Paul Robinson was quick to praise Abraham's decision. Extending Lockheed Martin's contract provides continuity for Sandia and is good for the nation, he said.

"This is very welcome news," Paul said. "It is good to know that we will not face the distractions of a contract competition at this time of critical national challenge, and the possibility of disruption in the management and culture of the laboratories.

"Lockheed Martin has proved to be a conscientious and wise corporate parent as well as an outstanding corporate citizen. They have created a world-class board of directors here, and have demonstrated a strong commitment to our community."

Lockheed Martin Technology Services Executive Vice President Michael Camardo, speaking for the Corporation, said, "We are extremely proud that DOE has announced their intention to extend Lockheed Martin's contract to manage Sandia. We are dedicated to supporting DOE's mission and remain committed to being a good corporate neighbor to the citizens of New Mexico."

Following Abraham's announcement, Domenici, Bingaman, and Wilson took turns at the podium to congratulate Lockheed Martin and commend the Secretary for his decision.

"In my opinion," Domenici said, "it would have been a terrible mistake [not to renew Lockheed Martin's contract] and I don't think my friend [Secretary Abraham] makes serious mistakes. . . there's no laboratory that comes close in the last eight years to the ratings you all [Sandia] have earned -- because of all of you and Paul and everybody else you have earned eight outstanding ratings in the last nine years and that, I must tell you, is truly outstanding . . . .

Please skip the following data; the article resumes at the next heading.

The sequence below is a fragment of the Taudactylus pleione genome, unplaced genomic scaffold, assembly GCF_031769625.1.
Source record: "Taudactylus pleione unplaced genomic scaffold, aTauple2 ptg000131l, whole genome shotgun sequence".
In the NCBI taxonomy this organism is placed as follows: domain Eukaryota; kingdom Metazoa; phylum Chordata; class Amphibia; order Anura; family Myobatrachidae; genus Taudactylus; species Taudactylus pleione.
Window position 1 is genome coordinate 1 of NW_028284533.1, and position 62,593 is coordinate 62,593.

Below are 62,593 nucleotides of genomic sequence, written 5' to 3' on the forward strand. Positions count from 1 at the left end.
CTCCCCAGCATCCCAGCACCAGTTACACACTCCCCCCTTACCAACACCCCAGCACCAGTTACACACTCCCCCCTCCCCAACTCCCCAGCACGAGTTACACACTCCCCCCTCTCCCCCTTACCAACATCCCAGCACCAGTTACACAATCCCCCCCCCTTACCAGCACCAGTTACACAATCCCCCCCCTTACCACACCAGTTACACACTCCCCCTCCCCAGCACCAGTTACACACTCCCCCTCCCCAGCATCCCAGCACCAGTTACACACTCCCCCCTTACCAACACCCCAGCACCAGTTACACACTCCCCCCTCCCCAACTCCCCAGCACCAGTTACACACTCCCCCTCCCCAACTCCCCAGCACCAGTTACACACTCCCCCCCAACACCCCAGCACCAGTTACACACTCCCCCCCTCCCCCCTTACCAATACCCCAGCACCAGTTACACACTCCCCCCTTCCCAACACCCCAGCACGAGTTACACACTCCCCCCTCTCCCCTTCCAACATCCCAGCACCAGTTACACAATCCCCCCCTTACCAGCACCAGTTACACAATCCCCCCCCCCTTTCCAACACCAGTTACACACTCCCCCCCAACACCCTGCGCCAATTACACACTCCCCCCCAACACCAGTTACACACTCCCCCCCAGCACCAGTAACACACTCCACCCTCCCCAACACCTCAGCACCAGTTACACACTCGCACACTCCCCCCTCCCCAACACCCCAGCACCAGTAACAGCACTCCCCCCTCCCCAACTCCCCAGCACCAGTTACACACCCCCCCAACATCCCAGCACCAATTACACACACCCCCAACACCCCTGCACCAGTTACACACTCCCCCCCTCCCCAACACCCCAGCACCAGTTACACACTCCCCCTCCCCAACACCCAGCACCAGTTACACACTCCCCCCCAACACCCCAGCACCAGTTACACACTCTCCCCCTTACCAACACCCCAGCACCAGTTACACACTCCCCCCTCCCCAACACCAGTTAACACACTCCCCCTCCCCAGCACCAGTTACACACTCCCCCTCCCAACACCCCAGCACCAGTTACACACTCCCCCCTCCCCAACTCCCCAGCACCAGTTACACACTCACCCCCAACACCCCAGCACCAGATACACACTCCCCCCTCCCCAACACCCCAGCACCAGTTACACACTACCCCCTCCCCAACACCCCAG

"You all know that [Lockheed Martin] has done a great job. . . . [T]hey understand that this laboratory must be involved beyond the confines of their mission . . . they understand that to help this state, and help this city, and help business men is [also] their mission."

Bingaman, speaking after Domenici, said, "Clearly, this is the right decision. [Abraham] has made many right decisions since he has been the secretary; this is clearly one of them and one that I strongly support and have supported since the issue first arose.

"I do think it is a vote of confidence for this laboratory and for Lockheed Martin and the management here and for the good work that all of you are doing to meet the needs that the country has. . . . It allows the important work you are doing to continue without interruption; it's very good for our community here in Albuquerque, it's very good for our state, and of course it is good for the country as well."

Wilson also offered her congratulations to Lockheed Martin and to Sandia.

"You all have done a wonderful job," she said, "and I think this decision recognizes your outstanding performance and your contribution to the nation. It also recognizes what a wonderful neighbor you have been in Albuquerque. . . . You've done wonderful things for this community and you've done a wonderful job managing one of the jewels of our national security complex. Congratulations and thank you to all of you." -- Bill Murphy

Back to topBack to Lab News home page.

Last modified: January 15, 2003


Back to the Lab News home page

Browse current and past Lab News articles

View Sandia news releases and fact sheets Back to top of page

Questions and Comments || Acknowledgment and Disclaimer